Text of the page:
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“The human cost of institutional failings” – what you need to know about the NHS Trust fined £2m over preventable deaths

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    On 26 March 2018, Southern Health NHS Trust was fined £2 million over the death of two vulnerable patients in its care, which the Trust admitted were “both preventable and should not have occurred”. We take a look at the history to the case as well as the regulatory investigations that led to a prosecution of the NHS Trust in the criminal court and a significant fine being imposed.

    By Ali Cloak

The tragic death of Teresa Colvin in 2012 and Connor Sparrowhawk in 2013 has led to five years of campaigning, investigations and (finally) a prosecution in the criminal court. Their cases have a long history and the investigations have been brought about mainly due to the persistent and powerful campaigning of Connor’s mother, Dr Ryan, and Teresa’s husband, Roger Colvin.

Teresa Colvin died after being found unconscious at Woodhaven Adult Mental Health Hospital in Hampshire and Connor Sparrowhawk drowned in a bath following an epileptic seizure at Slade House in Oxfordshire – both facilities were run by Southern Health NHS Trust.

Following the death of Connor, an investigation into all mental health and learning disability deaths at Southern Health NHS Trust between April 2011 and March 2015 was completed. The investigation found that only 272 of the 722 deaths in the Trust during that time had been properly investigated. This led to the regulatory body – the Health and Safety Executive – undertaking its own investigation into 91 of the cases. Their investigation highlighted that in Teresa and Connor’s cases there were substantial breaches of health and safety legislation and they brought a prosecution under criminal law.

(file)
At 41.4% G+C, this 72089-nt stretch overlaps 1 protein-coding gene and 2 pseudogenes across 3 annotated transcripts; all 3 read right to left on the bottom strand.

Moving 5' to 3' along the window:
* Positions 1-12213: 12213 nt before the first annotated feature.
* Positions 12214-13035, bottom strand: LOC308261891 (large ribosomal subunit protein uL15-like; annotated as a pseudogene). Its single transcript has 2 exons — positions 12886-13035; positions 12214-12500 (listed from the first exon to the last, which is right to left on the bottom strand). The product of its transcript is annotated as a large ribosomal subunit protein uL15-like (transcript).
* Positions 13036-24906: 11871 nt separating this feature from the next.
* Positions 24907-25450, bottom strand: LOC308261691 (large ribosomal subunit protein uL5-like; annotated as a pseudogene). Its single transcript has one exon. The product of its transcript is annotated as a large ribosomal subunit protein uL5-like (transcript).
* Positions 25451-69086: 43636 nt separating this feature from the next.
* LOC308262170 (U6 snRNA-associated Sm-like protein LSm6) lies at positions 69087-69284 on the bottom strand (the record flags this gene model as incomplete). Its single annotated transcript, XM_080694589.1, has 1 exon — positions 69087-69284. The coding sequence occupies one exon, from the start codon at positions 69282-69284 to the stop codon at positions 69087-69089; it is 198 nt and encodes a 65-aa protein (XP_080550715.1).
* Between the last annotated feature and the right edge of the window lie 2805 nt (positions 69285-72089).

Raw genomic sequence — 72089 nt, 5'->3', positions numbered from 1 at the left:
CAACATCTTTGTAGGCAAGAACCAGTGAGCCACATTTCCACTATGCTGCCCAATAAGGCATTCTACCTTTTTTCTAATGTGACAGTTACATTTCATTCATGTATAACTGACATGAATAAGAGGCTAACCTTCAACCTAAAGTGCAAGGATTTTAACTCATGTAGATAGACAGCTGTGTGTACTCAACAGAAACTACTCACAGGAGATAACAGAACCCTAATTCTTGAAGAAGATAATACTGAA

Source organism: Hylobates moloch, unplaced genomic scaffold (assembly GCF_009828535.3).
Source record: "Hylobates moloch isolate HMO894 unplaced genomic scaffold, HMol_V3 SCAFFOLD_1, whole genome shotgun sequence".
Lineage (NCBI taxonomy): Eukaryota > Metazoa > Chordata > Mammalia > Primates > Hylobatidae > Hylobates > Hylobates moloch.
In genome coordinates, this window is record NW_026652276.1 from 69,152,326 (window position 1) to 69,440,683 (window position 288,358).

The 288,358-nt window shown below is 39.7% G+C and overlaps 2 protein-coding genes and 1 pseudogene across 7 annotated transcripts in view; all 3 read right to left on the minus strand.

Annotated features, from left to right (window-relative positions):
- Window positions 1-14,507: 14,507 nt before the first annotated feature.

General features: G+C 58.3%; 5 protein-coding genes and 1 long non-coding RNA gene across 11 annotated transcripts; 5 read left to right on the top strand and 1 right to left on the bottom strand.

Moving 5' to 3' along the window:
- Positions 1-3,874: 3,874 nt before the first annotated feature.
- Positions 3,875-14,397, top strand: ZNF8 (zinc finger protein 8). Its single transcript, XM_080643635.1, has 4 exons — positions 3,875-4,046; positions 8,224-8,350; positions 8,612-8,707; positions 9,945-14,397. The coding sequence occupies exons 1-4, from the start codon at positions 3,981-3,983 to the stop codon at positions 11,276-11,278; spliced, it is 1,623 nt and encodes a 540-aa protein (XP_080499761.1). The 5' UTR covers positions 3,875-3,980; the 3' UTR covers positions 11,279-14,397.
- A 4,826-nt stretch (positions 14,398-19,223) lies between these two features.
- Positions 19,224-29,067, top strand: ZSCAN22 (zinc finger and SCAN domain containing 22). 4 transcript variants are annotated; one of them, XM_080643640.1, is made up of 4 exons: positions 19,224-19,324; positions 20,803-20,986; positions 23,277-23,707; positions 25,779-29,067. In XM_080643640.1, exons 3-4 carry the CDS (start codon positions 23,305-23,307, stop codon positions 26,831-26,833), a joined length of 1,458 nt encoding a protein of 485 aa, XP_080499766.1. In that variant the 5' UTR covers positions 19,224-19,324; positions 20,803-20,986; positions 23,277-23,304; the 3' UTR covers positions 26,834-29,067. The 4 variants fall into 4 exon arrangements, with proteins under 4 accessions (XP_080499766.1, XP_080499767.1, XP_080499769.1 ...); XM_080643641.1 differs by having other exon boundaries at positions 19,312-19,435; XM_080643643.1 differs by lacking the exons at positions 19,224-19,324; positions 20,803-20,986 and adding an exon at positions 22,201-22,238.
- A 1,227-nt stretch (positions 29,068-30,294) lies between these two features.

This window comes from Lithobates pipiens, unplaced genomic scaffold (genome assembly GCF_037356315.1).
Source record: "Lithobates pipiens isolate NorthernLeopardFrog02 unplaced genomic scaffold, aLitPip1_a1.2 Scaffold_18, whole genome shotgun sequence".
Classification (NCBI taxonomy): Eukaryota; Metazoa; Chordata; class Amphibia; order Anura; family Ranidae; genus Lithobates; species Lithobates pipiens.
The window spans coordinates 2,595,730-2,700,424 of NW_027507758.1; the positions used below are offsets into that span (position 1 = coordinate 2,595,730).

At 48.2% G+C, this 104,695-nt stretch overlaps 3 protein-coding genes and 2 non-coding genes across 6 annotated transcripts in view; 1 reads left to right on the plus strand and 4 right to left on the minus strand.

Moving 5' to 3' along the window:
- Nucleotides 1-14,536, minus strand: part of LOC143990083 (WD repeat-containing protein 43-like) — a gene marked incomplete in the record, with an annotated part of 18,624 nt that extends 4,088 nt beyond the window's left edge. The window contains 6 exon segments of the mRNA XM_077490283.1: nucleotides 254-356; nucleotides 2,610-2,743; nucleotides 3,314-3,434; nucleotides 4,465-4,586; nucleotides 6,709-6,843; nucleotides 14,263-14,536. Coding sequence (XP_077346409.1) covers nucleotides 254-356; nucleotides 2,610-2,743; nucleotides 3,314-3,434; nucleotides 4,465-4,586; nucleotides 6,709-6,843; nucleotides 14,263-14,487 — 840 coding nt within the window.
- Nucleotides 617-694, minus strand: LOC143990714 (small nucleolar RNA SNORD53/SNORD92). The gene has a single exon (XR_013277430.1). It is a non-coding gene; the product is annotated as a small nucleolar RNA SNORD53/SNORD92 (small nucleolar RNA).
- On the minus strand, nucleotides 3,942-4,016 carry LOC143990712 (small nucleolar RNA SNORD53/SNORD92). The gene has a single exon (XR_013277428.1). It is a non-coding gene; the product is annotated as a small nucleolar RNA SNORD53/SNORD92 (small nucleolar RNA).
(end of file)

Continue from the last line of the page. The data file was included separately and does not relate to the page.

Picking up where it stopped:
Due to the specific problems at Southern Health Trust, the Health Secretary ordered a wider review into how NHS Trusts in England investigate deaths in NHS care which was published in December 2016 by the Care Quality Commission, titled ‘Learning, Candour and Accountability’.

The prosecution of Southern Health

Southern Health was prosecuted in the criminal court for breaching sections of the Health and Safety at Work Act.

The NHS Trust pleaded guilty and admitted there were ‘systemic failures’ in the deaths of Connor and Teresa, including that it:

  • Had ineffective policies and procedures
  • Failed to analyse risks
  • Failed to respond to warnings
  • Failed to properly supervise patients, and
  • Provided care to the two patients that was not appropriate.

As a result of this admission, the Trust was fined £2 million, broken down into £950,000 for Teresa Colvin’s death and £1,050,000 for the death of Connor Sparrowhawk. The judge noted that the fine was “a just and proportionate outcome that marks the seriousness of the Trust’s offending”.

Southern Health was prosecuted by the Health and Safety Executive, which was the regulatory body at the time in charge of enforcing breaches of health and safety legislation. This job is now carried out by the Care Quality Commission (CQC). A prosecution under health and safety legislation is only one possible means of redress when a loved one suffers an avoidable death or injury under the care of the state – other redress can be sought through a claim in negligence and complaints can also be made to the NHS Trust, or if appropriate, against an individual doctor or nurse to their regulatory bodies.

Has anything changed?

Since the production of the 2015 report focusing on Southern Health and the 2016 report that looked at the issue nationally, Southern Health have tried to show how they are improving their systems and policies.

The Trust put evidence before the court to show how it has already, and continues to, improve its health and safety management systems. In fact, one of the reasons that the judge did not give a higher fine to the Trust was that it could see that investments had been made and were being implemented to improve patient safety and minimise risks.

This is an encouraging sign that when significant concerns are raised, things will change. However, it is tragic that so many deaths went without investigation for so long for this to happen.

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